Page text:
...objections to the court. See Basile v. Fath (1925), 185 Wis. 646, 201 N.W. 247, 202 N.W. 367; State ex rel. Sarnowski v. Fox (1963), 19 Wis.2d 68, 119 N.W.2d 451. In the Basile Case it was alleged that during the argument to the jury, matters not before the jury were referred to. We said in......
  • State ex rel. Schlehlein v. Duris, No. 204
    • United States
    • United States State Supreme Court of Wisconsin
    • February 29, 1972
    ...ex rel. Kessler, 192 Wis. 224, 212 N.W. 260; State v. Willing, 259 Wis. 395, 48 N.W.2d 236.'' ' State ex rel. Sarnowski v. Fox (1963), 19 Wis.2d 68, 70, 119 N.W.2d We believe this rule should likewise apply to a review of a trial by the court without a jury. In a trial to the court, the fin......
  • State ex rel. Stollberg v. Crittenden
    • United States
    • United States State Supreme Court of Wisconsin
    • January 4, 1966
    ...quoted with approval in State ex rel. Kapusta v. Weir (1960), 12 Wis.2d 96, 99, 106 N.W.2d 292; and State ex rel. Sarnowski v. Fox (1963), 19 Wis.2d 68, 70, 119 N.W.2d 451. 3 Kink v. Combs (1965), 28 Wis.2d 65, 72, 135 N.W.2d 789, and cases cited. 4 Withers v. Tucker (1965), 28 Wis.2d 82, 8......
3 cases
  • Kink v. Combs
    • United States
    • United States State Supreme Court of Wisconsin
    • June 25, 1965
    ...objections to the court. See Basile v. Fath (1925), 185 Wis. 646, 201 N.W. 247, 202 N.W. 367; State ex rel. Sarnowski v. Fox (1963), 19 Wis.2d 68, 119 N.W.2d 451. In the Basile Case it was alleged that during the argument to the jury, matters not before the jury were referred to. We said in......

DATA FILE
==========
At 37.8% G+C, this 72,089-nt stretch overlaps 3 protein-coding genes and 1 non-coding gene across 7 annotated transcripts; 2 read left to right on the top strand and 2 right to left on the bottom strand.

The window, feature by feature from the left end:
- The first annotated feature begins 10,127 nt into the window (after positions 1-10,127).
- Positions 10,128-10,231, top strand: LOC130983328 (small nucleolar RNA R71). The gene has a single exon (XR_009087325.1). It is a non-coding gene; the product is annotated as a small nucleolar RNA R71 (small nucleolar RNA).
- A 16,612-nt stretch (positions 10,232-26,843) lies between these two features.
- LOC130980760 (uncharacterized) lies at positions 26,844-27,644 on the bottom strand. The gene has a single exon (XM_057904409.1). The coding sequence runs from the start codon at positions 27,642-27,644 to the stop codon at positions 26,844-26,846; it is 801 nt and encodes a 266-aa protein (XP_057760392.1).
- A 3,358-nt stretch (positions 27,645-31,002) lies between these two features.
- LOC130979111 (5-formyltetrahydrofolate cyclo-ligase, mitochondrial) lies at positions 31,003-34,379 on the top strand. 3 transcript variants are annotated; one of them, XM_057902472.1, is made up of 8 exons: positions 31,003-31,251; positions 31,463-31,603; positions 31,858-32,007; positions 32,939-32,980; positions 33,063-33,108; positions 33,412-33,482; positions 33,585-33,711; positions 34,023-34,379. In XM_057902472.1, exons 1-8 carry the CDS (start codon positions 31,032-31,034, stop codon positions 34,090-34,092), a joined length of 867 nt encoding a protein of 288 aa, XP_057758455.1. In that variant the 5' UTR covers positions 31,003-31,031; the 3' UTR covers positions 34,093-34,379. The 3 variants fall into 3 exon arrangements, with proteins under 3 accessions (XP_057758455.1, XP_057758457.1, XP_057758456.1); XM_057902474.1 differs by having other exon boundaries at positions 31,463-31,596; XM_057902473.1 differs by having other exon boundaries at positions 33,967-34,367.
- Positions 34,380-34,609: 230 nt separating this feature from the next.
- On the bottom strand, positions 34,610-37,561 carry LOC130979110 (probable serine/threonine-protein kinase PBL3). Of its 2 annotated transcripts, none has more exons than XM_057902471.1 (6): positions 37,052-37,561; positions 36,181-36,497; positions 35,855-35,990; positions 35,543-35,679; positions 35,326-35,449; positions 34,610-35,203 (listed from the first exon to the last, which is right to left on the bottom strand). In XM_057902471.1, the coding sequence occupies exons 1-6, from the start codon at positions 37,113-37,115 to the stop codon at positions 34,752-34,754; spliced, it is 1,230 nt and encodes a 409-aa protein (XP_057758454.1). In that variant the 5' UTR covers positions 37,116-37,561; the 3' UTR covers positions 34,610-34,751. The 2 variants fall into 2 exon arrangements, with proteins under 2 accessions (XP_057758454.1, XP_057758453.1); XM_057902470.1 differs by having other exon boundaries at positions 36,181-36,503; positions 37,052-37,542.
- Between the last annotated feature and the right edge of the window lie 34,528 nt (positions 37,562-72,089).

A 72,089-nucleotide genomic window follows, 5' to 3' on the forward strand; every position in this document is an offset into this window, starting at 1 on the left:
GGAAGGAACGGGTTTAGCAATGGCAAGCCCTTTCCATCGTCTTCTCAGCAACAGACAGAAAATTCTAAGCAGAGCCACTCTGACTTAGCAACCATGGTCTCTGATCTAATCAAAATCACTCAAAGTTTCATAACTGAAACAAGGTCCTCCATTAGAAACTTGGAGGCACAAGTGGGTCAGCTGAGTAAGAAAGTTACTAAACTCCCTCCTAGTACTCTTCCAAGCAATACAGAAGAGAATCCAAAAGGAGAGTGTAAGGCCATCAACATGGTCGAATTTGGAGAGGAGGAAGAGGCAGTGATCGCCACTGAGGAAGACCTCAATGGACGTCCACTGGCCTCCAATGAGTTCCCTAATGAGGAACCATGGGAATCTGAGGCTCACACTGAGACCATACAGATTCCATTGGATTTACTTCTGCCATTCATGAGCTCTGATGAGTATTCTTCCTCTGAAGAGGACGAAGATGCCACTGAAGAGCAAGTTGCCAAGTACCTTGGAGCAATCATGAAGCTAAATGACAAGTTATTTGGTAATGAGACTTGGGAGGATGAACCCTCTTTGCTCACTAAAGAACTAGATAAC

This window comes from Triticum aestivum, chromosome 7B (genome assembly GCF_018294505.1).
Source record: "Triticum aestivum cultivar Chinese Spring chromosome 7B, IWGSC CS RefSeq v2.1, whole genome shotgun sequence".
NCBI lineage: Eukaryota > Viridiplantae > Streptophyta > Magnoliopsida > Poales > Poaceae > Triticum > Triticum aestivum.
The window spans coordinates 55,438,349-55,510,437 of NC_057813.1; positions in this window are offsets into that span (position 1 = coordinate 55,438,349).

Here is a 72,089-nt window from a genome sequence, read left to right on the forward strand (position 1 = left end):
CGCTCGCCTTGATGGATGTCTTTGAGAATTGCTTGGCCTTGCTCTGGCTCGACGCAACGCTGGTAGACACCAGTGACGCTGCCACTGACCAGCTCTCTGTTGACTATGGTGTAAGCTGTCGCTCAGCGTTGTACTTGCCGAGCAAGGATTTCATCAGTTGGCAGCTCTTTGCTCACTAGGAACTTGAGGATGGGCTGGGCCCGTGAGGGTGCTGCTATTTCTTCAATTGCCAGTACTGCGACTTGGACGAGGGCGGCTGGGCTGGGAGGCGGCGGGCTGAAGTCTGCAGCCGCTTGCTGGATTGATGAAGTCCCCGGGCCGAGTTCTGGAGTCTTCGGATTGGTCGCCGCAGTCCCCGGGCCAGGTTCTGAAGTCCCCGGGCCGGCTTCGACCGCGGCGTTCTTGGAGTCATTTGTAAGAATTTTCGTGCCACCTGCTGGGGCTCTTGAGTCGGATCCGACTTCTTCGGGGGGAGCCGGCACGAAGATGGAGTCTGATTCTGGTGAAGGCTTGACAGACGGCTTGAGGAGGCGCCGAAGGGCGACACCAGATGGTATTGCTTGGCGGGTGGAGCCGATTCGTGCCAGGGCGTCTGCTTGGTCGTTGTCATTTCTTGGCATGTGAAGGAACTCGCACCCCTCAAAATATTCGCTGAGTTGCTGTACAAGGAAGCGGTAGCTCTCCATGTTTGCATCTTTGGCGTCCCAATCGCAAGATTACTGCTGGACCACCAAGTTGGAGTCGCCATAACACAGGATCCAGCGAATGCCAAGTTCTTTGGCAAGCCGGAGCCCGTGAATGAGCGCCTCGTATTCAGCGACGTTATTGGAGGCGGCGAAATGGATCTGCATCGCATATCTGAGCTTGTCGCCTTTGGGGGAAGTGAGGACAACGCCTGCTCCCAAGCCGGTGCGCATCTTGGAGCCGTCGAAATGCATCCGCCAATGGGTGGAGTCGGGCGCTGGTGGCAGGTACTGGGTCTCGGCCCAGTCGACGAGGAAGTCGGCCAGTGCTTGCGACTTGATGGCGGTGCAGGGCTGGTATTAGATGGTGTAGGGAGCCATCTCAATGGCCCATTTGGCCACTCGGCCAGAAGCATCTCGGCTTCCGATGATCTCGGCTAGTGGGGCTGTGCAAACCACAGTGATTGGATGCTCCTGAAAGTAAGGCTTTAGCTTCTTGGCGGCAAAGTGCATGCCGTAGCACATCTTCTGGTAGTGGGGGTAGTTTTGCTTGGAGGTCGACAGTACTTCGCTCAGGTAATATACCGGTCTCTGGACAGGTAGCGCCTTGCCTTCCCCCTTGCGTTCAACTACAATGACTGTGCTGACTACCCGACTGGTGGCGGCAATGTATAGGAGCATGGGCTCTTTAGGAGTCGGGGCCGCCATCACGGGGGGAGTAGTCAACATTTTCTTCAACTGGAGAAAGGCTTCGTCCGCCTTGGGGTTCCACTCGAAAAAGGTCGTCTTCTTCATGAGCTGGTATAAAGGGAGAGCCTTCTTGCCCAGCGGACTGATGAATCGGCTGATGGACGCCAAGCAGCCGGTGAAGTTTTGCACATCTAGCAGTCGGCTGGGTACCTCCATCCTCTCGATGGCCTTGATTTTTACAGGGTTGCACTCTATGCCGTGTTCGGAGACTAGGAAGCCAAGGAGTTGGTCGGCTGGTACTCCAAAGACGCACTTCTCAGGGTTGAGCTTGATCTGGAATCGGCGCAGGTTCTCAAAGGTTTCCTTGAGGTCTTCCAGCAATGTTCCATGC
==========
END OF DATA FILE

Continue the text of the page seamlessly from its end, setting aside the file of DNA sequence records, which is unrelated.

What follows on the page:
• State ex rel. Schlehlein v. Duris, No. 204
    • United States
    • United States State Supreme Court of Wisconsin
    • February 29, 1972
    ...ex rel. Kessler, 192 Wis. 224, 212 N.W. 260; State v. Willing, 259 Wis. 395, 48 N.W.2d 236.'' ' State ex rel. Sarnowski v. Fox (1963), 19 Wis.2d 68, 70, 119 N.W.2d We believe this rule should likewise apply to a review of a trial by the court without a jury. In a trial to the court, the fin......
  • State ex rel. Stollberg v. Crittenden
    • United States
    • United States State Supreme Court of Wisconsin
    • January 4, 1966
    ...quoted with approval in State ex rel. Kapusta v. Weir (1960), 12 Wis.2d 96, 99, 106 N.W.2d 292; and State ex rel. Sarnowski v. Fox (1963), 19 Wis.2d 68, 70, 119 N.W.2d 451. 3 Kink v. Combs (1965), 28 Wis.2d 65, 72, 135 N.W.2d 789, and cases cited. 4 Withers v. Tucker (1965), 28 Wis.2d 82, 8......

VLEX uses login cookies to provide you with a better browsing experience. If you click on 'Accept' or continue browsing this site we consider that you accept our cookie policy. ACCEPT